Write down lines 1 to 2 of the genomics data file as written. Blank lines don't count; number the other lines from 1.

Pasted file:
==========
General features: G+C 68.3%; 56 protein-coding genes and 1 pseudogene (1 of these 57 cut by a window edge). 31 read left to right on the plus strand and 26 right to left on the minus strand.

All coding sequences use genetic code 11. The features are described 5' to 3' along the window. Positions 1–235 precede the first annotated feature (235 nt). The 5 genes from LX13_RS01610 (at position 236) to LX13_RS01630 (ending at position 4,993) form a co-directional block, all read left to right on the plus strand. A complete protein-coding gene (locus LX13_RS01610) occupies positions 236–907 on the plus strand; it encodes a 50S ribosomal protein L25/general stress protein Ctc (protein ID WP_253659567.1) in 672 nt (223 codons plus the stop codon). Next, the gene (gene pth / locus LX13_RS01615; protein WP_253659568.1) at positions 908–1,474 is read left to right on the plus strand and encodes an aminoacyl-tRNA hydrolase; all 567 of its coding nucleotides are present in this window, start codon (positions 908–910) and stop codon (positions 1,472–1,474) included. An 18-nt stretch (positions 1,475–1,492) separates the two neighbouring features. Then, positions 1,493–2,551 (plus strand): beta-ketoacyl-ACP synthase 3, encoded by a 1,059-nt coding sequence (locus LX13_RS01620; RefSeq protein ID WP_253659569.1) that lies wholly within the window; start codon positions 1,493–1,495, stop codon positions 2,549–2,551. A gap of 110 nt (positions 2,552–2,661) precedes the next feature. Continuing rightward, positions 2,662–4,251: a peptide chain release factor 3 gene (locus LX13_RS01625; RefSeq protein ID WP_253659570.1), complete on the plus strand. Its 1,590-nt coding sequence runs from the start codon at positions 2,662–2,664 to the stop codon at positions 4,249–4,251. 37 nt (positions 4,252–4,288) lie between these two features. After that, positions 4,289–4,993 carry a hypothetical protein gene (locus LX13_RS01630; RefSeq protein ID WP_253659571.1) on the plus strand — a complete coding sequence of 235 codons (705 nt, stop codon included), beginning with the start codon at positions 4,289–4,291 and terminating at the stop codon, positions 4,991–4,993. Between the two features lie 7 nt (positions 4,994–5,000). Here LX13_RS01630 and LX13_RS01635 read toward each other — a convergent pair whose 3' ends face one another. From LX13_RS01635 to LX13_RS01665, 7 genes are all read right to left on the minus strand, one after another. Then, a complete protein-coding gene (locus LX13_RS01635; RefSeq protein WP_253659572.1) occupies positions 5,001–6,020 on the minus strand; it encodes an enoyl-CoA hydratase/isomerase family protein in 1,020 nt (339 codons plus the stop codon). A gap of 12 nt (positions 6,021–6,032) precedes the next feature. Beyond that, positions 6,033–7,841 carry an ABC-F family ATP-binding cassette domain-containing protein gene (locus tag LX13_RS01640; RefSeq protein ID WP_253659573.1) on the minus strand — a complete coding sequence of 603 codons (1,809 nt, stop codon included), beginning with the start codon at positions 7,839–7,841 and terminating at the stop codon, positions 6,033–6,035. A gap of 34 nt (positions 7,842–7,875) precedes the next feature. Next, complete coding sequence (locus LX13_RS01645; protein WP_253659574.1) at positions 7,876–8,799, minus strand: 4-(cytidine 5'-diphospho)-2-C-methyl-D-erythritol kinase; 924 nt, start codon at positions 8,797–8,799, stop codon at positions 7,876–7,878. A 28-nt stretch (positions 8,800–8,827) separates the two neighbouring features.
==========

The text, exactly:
General features: G+C 68.3%; 56 protein-coding genes and 1 pseudogene (1 of these 57 cut by a window edge). 31 read left to right on the plus strand and 26 right to left on the minus strand.

All coding sequences use genetic code 11. The features are described 5' to 3' along the window. Positions 1–235 precede the first annotated feature (235 nt). The 5 genes from LX13_RS01610 (at position 236) to LX13_RS01630 (ending at position 4,993) form a co-directional block, all read left to right on the plus strand. A complete protein-coding gene (locus LX13_RS01610) occupies positions 236–907 on the plus strand; it encodes a 50S ribosomal protein L25/general stress protein Ctc (protein ID WP_253659567.1) in 672 nt (223 codons plus the stop codon). Next, the gene (gene pth / locus LX13_RS01615; protein WP_253659568.1) at positions 908–1,474 is read left to right on the plus strand and encodes an aminoacyl-tRNA hydrolase; all 567 of its coding nucleotides are present in this window, start codon (positions 908–910) and stop codon (positions 1,472–1,474) included. An 18-nt stretch (positions 1,475–1,492) separates the two neighbouring features. Then, positions 1,493–2,551 (plus strand): beta-ketoacyl-ACP synthase 3, encoded by a 1,059-nt coding sequence (locus LX13_RS01620; RefSeq protein ID WP_253659569.1) that lies wholly within the window; start codon positions 1,493–1,495, stop codon positions 2,549–2,551. A gap of 110 nt (positions 2,552–2,661) precedes the next feature. Continuing rightward, positions 2,662–4,251: a peptide chain release factor 3 gene (locus LX13_RS01625; RefSeq protein ID WP_253659570.1), complete on the plus strand. Its 1,590-nt coding sequence runs from the start codon at positions 2,662–2,664 to the stop codon at positions 4,249–4,251. 37 nt (positions 4,252–4,288) lie between these two features. After that, positions 4,289–4,993 carry a hypothetical protein gene (locus LX13_RS01630; RefSeq protein ID WP_253659571.1) on the plus strand — a complete coding sequence of 235 codons (705 nt, stop codon included), beginning with the start codon at positions 4,289–4,291 and terminating at the stop codon, positions 4,991–4,993. Between the two features lie 7 nt (positions 4,994–5,000). Here LX13_RS01630 and LX13_RS01635 read toward each other — a convergent pair whose 3' ends face one another. From LX13_RS01635 to LX13_RS01665, 7 genes are all read right to left on the minus strand, one after another. Then, a complete protein-coding gene (locus LX13_RS01635; RefSeq protein WP_253659572.1) occupies positions 5,001–6,020 on the minus strand; it encodes an enoyl-CoA hydratase/isomerase family protein in 1,020 nt (339 codons plus the stop codon). A gap of 12 nt (positions 6,021–6,032) precedes the next feature. Beyond that, positions 6,033–7,841 carry an ABC-F family ATP-binding cassette domain-containing protein gene (locus tag LX13_RS01640; RefSeq protein ID WP_253659573.1) on the minus strand — a complete coding sequence of 603 codons (1,809 nt, stop codon included), beginning with the start codon at positions 7,839–7,841 and terminating at the stop codon, positions 6,033–6,035. A gap of 34 nt (positions 7,842–7,875) precedes the next feature. Next, complete coding sequence (locus LX13_RS01645; protein WP_253659574.1) at positions 7,876–8,799, minus strand: 4-(cytidine 5'-diphospho)-2-C-methyl-D-erythritol kinase; 924 nt, start codon at positions 8,797–8,799, stop codon at positions 7,876–7,878. A 28-nt stretch (positions 8,800–8,827) separates the two neighbouring features.